If everything is alright, why am I not happy?
You are in excellent health. You’ve got a pretty good job. You love your companion and he/she loves you back. You have a couple of lovely friends to call any time.
But you feel miserable. You feel you are not happy.
You feel empty.
Self-criticism: As effective as it is enjoyable
Tina Gilbertson, author of Constructive Wallowing has worked with many clients who confuse ‘having’ feelings with ‘managing’ feelings. When telling her that they are allowing themselves to have their feelings, they are not noticing how their self-criticism poisoned the process.
[perfectpullquote align=”full” cite=”” link=”” color=”” class=”” size=””]Feeling an emotion is both easier and harder than managing an emotion. Easier because you don’t have to fight reality. Harder because it’s scary if you haven’t done it before, it often hurts, and you have to let go of self-criticism to do it.[/perfectpullquote]
The resistance to what it is, it’s what causes suffering. So that’s why the first step to having feelings is to watch your own resistance to feeling your emotions.
We all have negative self-talk.
But why do our brains focus on negative things?
Neil Pasricha, the author of The Happiness Equation, says “Because life was mostly short, brutal, and highly competitive over two hundred thousand years our species has existed on this planet. And our brains are trained for this short, brutal, and highly competitive world.”
The antidote: Self-compassion
Wouldn’t you be kind and gentle to someone who’s having a painful feeling?
As Tina Gilbertson says, “The most effective approach to painful feelings is one that enhances your compassion for yourself.”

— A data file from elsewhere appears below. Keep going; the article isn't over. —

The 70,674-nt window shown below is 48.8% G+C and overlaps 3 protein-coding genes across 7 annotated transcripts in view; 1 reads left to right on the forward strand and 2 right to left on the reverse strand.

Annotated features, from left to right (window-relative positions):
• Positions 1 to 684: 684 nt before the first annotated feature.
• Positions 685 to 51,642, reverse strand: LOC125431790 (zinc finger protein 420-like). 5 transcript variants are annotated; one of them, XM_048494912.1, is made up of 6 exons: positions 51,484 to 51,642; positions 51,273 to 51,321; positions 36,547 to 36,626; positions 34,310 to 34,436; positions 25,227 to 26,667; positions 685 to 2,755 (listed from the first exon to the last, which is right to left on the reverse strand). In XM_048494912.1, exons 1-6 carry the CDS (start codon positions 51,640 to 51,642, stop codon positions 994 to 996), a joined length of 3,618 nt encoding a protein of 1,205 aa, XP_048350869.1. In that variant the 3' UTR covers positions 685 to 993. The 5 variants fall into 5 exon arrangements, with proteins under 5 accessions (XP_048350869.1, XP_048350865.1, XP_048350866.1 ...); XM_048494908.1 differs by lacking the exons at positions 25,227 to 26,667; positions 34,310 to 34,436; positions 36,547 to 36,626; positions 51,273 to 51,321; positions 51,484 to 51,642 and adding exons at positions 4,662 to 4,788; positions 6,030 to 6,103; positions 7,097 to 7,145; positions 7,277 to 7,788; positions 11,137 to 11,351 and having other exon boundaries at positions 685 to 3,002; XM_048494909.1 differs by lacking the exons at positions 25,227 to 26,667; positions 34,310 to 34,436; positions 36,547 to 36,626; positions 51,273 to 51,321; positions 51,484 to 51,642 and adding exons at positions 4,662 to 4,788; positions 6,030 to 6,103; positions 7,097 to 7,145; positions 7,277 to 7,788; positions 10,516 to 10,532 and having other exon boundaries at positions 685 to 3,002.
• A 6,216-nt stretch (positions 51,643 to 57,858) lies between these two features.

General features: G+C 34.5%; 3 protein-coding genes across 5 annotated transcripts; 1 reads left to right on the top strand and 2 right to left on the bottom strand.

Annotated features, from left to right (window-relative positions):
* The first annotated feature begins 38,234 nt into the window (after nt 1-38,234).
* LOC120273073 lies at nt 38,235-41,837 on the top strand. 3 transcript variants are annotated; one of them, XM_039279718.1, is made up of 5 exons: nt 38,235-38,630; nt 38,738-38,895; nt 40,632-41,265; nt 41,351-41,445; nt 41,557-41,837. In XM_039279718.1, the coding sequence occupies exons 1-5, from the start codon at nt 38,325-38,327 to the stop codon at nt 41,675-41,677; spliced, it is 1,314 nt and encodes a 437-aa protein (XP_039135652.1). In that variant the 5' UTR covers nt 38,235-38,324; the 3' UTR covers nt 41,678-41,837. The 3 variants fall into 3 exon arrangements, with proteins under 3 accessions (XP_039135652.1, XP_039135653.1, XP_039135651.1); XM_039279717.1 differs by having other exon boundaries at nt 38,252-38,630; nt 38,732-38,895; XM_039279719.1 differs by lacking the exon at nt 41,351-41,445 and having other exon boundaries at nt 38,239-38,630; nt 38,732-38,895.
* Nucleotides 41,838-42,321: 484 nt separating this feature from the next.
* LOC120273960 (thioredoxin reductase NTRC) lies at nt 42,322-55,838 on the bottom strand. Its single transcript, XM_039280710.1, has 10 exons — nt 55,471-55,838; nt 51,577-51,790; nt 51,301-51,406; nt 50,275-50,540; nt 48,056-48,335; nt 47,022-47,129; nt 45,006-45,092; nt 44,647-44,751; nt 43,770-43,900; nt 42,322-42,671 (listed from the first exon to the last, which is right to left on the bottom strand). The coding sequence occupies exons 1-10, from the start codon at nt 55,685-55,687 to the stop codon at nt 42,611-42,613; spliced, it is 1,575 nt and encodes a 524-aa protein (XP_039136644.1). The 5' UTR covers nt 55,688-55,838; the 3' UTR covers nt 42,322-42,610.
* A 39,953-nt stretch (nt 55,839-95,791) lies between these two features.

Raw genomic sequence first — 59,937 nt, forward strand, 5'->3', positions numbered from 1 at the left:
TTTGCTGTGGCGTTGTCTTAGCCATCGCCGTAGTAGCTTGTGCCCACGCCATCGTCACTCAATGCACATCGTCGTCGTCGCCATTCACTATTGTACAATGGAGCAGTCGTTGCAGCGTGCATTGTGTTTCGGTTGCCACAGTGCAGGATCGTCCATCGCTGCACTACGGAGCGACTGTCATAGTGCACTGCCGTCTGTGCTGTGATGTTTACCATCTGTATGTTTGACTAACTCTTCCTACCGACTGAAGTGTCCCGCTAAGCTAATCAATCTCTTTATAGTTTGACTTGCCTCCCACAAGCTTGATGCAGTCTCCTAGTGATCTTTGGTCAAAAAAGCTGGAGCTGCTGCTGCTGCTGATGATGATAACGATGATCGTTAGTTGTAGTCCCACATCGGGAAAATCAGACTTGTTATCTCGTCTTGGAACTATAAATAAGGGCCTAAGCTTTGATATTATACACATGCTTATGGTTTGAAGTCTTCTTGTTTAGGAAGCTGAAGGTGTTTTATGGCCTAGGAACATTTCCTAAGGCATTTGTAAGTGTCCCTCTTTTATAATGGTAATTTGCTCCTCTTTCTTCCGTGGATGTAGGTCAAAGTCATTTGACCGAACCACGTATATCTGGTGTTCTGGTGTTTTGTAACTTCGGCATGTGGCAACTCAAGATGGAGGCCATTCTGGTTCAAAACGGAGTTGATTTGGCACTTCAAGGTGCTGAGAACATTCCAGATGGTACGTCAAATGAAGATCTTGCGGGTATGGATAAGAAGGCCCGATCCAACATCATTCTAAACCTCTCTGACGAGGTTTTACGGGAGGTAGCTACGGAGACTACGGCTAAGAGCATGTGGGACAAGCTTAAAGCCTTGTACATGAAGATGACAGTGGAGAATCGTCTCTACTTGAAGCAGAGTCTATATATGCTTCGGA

Emotional pain is like physical pain since they are signals that something is wrong. But an emotional pain is not the problem; the problem is the situation we’re in pain about.
The objective is to get real about how you feel using The Truth Technique.
The t-r-u-t-h technique: Change your life from the inside out
T: Tell the truth about what upsets you
Stay the situation and keep it as simple as simple as possible.
Example: Someone has rejected you.
If your body feels tense, let it relax. Remember that nothing inside you can hurt you more than you’ve already been hurt.
R: Realize what you’re feeling
What do you feel right this minute? Don’t go back to yesterday’s feelings. Stay in this moment.
Example: I feel hurt by what he said, even if he didn’t mean it that way.
Take some breaths, breathing into your real feelings. Notice any tension in your body. You can let it go. You’re safe right now , emotionally.
U: Uncover self-criticism
We critisize ourselves to make ourselves better people, but the self-criticism just makes us feel bad. And then we critisize ourselves again for feeling bad! It’s a negative feedback loop! Uncover that self-criticism: look out for ‘should’ language.
Example: I should have gone round there and given her what-for.
T: Try to understand yourself
Why might a person feel this way?
Example: I’ve always been been taught to put other’s needs before mine.
H: Have the feeling.
Example: I feel angry that my friend is not considerate. It’s like I don’t even matter. I feel ignored and unloved.